- Keep an eye out for kids running out from between parked cars in residential areas.
- Inspect your surroundings before backing out of driveways and parking spaces. Do not depend on back-up cameras or sensors.
- Avoid driving while under the influence of drugs or alcohol.
- Slow down and be prepared to stop when approaching crosswalks and intersections.
- Follow the speed limit, especially in areas where children may be present.
How Communities Can Reduce the Number of Pedestrian Accidents
Child pedestrian safety is the responsibility of everyone in the community. There are numerous ways that Chicagoland residents, public officials, and law enforcement can work together to put the brakes on pedestrian deaths.
In recent years, the CDOT has implemented various infrastructure improvements in our city to help keep pedestrians safe. With dedicated funding of $10 million from Mayor Lightfoot’s Chicago Works infrastructure plan, CDOT created a plan to complete approximately 400 pedestrian safety projects. Such projects include, but are not limited to:
- Building pedestrian refuge islands
- Creating curb extensions, or “bump-outs”, to shorten crossing distances
- Repairing and replacing sidewalks, bike lanes, and ADA-accessible crosswalk ramps
- Installing traffic signals at crosswalks
The role of our cities in upholding pedestrian and cyclist safety doesn’t end there, however. Lowering speed limits on major roadways and city streets, enforcing speed limits and other traffic laws, using automatic speed cameras, addressing bike lane obstructions, and creating pedestrianized, non-motor vehicle traffic areas and pedestrian safety zones can also help improve Chicago’s walkability.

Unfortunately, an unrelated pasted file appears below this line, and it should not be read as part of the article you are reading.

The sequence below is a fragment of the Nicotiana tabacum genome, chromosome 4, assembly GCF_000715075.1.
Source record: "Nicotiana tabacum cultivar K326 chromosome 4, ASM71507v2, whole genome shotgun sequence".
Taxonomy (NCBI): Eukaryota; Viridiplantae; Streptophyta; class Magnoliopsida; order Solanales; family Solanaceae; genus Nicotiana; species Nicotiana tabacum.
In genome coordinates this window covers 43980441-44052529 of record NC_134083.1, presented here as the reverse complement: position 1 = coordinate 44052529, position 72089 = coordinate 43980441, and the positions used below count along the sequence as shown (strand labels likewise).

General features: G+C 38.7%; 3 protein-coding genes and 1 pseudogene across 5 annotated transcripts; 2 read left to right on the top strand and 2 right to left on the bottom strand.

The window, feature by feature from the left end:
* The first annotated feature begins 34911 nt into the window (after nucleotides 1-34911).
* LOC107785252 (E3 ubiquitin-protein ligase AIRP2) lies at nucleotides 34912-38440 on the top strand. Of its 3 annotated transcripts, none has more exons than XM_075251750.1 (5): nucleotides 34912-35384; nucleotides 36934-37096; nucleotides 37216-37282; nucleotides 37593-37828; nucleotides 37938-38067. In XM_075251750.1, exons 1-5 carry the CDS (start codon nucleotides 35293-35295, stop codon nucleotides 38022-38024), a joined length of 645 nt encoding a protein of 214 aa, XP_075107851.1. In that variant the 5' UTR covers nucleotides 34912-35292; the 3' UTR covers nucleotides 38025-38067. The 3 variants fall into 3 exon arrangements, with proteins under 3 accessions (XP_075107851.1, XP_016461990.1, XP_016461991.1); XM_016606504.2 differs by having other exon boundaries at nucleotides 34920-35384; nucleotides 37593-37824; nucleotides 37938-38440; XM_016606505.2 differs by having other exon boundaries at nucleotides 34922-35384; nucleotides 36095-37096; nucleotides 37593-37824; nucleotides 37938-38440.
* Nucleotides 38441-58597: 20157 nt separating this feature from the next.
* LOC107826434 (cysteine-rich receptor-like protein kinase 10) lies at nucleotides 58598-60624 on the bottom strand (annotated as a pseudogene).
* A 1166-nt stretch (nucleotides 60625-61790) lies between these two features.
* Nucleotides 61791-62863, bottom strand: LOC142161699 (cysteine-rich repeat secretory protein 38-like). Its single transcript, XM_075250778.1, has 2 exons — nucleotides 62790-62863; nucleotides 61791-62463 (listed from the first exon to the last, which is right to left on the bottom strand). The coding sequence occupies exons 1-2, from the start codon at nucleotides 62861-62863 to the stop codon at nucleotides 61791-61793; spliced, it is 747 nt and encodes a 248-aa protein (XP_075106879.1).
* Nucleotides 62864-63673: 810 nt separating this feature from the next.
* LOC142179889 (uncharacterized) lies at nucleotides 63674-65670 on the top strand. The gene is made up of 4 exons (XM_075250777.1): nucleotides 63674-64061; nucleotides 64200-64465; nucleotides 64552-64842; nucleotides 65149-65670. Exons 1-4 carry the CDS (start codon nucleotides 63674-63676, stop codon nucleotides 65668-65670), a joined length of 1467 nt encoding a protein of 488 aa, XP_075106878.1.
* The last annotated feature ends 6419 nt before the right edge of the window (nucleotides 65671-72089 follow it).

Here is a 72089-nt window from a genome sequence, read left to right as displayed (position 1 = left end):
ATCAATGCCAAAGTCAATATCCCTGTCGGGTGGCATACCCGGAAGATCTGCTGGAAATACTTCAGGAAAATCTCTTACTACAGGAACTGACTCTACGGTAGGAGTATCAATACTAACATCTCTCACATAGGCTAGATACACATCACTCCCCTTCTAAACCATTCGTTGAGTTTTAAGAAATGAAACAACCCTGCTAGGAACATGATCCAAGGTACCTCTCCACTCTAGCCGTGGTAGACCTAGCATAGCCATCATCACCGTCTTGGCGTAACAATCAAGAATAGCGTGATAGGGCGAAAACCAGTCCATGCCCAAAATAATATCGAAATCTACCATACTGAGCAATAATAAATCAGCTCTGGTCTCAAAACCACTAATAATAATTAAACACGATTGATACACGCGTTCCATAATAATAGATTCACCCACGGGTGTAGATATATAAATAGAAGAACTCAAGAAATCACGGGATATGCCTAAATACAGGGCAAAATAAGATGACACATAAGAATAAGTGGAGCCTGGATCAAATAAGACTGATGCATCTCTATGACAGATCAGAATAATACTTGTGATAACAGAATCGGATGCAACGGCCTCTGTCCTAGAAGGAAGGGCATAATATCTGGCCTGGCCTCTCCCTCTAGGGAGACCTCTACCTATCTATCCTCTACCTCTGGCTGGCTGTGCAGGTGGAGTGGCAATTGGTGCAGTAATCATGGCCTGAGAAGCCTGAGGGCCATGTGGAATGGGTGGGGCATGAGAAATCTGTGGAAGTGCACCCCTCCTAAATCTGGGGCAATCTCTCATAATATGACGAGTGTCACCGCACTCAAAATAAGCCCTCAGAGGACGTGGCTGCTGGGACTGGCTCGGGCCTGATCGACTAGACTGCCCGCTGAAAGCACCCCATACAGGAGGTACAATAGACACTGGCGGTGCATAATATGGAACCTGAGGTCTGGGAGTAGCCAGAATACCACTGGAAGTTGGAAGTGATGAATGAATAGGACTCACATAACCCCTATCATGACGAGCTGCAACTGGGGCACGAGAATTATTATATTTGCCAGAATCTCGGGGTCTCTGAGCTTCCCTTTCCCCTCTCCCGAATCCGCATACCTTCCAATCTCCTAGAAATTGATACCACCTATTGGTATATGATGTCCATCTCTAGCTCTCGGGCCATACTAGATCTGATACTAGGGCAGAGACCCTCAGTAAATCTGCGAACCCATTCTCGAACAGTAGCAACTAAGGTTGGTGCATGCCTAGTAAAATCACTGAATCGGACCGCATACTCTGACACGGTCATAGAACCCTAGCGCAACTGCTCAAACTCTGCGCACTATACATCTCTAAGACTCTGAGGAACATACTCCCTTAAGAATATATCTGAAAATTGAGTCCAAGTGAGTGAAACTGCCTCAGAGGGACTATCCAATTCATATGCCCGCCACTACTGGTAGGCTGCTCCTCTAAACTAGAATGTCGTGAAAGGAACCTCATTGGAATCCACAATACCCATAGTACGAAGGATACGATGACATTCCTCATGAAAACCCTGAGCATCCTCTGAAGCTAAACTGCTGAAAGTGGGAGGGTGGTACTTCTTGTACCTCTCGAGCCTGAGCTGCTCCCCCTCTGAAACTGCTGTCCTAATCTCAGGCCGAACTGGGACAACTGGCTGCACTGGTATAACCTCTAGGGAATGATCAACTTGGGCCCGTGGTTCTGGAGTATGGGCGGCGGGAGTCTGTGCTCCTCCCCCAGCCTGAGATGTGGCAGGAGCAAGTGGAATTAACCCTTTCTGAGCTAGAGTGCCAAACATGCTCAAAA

Common Child Pedestrian Accident Injuries
Young children often suffer more severe injuries than older adults when they are hit by a car. Because of their smaller size, motor vehicles often strike children in the chest, head, and abdominal area. In many cases, the injuries children suffer in pedestrian accidents are catastrophic injuries that are permanently disabling, or even deadly. The most common types of injuries pedestrian accident lawyers in Chicago see include:
- Traumatic brain injuries
- Spinal cord injuries
- Injuries to major organs
- Nerve damage
- Broken arms and legs
Why Are Children at a Higher Risk of Getting Hit By Motor Vehicles?
Children are more likely than adults to be hit by cars for various reasons. Perhaps the most significant is their lack of judgment. Children, especially those who are younger, cannot accurately judge a motor vehicle’s distance and speed. In many cases, they are unable to realize the time it may take for the car or truck to stop. Additionally, their sense of danger is not fully formed. Finally, a child’s peripheral vision is not fully developed until later in life, so they may not see a vehicle approaching until it’s too late.
For younger children, the risk of becoming injured or killed in a pedestrian accident is increased because they are more likely to run out into the road without looking while chasing after a ball, pet, or another child.